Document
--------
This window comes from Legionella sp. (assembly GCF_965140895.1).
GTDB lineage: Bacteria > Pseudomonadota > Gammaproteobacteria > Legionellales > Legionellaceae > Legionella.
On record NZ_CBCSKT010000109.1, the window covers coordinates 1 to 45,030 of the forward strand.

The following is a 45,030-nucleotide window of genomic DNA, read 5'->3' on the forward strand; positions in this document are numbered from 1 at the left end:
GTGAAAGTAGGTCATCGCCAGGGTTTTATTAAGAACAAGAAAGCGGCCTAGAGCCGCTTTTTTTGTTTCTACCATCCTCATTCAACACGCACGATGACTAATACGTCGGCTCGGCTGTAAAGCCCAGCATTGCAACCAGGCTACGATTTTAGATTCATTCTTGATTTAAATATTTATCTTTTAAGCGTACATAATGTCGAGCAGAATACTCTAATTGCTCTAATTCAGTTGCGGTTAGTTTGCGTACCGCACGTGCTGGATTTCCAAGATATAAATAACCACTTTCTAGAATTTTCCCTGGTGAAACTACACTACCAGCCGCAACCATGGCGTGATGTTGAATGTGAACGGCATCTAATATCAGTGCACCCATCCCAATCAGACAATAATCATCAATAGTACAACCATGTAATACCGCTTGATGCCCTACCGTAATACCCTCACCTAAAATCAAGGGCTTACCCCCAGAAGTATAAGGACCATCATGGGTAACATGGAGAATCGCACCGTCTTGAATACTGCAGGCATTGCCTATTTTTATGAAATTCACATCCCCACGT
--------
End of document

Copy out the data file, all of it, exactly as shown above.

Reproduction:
This window comes from Legionella sp. (assembly GCF_965140895.1).
GTDB lineage: Bacteria > Pseudomonadota > Gammaproteobacteria > Legionellales > Legionellaceae > Legionella.
On record NZ_CBCSKT010000109.1, the window covers coordinates 1 to 45,030 of the forward strand.

The following is a 45,030-nucleotide window of genomic DNA, read 5'->3' on the forward strand; positions in this document are numbered from 1 at the left end:
GTGAAAGTAGGTCATCGCCAGGGTTTTATTAAGAACAAGAAAGCGGCCTAGAGCCGCTTTTTTTGTTTCTACCATCCTCATTCAACACGCACGATGACTAATACGTCGGCTCGGCTGTAAAGCCCAGCATTGCAACCAGGCTACGATTTTAGATTCATTCTTGATTTAAATATTTATCTTTTAAGCGTACATAATGTCGAGCAGAATACTCTAATTGCTCTAATTCAGTTGCGGTTAGTTTGCGTACCGCACGTGCTGGATTTCCAAGATATAAATAACCACTTTCTAGAATTTTCCCTGGTGAAACTACACTACCAGCCGCAACCATGGCGTGATGTTGAATGTGAACGGCATCTAATATCAGTGCACCCATCCCAATCAGACAATAATCATCAATAGTACAACCATGTAATACCGCTTGATGCCCTACCGTAATACCCTCACCTAAAATCAAGGGCTTACCCCCAGAAGTATAAGGACCATCATGGGTAACATGGAGAATCGCACCGTCTTGAATACTGCAGGCATTGCCTATTTTTATGAAATTCACATCCCCACGT